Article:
• The relative-risk curve approaches a "plateau" at 140 g/day, which makes the "and so on" part of the PBS FAQ seem rather absurd.
Relative risk, according to Wikipedia and the Mayo Clinic, is just the ratio P(has colorectal cancer, given that) / P(has colorectal cancer, given that doesn't eat red meat). Or, in other words, the proportion of cancermeat-eaters who have colorectal cancer, divided by the proportion of non-cancermeat-eaters who have colorectal cancer. The Mayo Clinic article has a couple important paragraphs. First:
For instance, compare the relative lung cancer risk for people who smoke with the relative lung cancer risk in a similar group of people who don't smoke. You might hear relative risk being expressed like this: The risk of lung cancer for men who smoke is 23 times higher than the risk for men who don't smoke. So the relative risk of lung cancer for men who smoke is 23.
Twenty-three, not one-point-something. Seems important. (In percentage-higher terms, it's 2300% for smoking versus 18% for worst-case cancermeat.) Moreover:
Risk seems greater when put in these terms. A 100 percent increase in risk may seem enormous, but if the risk began as 1 in 100 people, a 100 percent increase in risk means that 2 out of 100 will be affected.
Right! So what are the base rates? The meta-analysis doesn't say, but that's not really an issue. The aim of that analysis was to show a clear statistical link, not tell us anything about base rates. As far as classification goes, we only care about solid statistical evidence, not the magnitude of the effect.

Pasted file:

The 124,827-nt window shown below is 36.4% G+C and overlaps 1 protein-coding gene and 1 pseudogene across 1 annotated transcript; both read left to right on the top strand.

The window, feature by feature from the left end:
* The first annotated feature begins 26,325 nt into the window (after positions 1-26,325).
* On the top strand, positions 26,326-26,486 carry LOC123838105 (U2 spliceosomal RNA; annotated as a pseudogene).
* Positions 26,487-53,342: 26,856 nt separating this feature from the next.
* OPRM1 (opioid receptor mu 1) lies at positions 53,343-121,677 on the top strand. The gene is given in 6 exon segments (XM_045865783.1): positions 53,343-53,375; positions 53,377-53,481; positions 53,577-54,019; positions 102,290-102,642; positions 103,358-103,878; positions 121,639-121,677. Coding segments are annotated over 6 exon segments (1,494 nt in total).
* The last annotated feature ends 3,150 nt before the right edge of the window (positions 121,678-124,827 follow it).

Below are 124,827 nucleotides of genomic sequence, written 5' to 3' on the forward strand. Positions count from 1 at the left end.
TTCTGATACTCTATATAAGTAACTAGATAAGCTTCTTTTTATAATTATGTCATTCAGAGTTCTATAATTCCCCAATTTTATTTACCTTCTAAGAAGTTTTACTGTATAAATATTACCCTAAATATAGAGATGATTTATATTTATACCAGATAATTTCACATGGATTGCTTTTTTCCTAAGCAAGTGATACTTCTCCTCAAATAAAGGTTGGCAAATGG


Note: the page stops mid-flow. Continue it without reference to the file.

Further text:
For example, if you roll a twenty-sided die, you know that there's a 5% chance the face will come up, say, on an 8. You know this with a very strong certainty. If we wanted to classify polygonal dice, say Category 1 dice are those which have a definite chance of showing an 8, and Category 2 dice are those dice which don't have a definite chance of showing an 8, then we'd have the following partition:
Category 1: d20, d12, d10, d8
Category 2: d6, d4
Is it good or bad that a d20 is Category 1 in this case? I dunno, maybe we want to roll high, in which case it's good; but maybe this is 1st edition AD&D where you try to roll low, and your character has a Wisdom score of 8 and is trying to write an article about the Greyhawk Health Organization's latest announcement about bat guano...

V.

Before I get to the Cancer Research UK blog, let's take a quick moment to appreciate that a Gawker blog did a better job at science reporting than other mainstream outlets. Yep, George Dvorsky over at Gizmodo ("Here's Why You Shouldn't Panic Over Processed Meats Causing Cancer") does it right.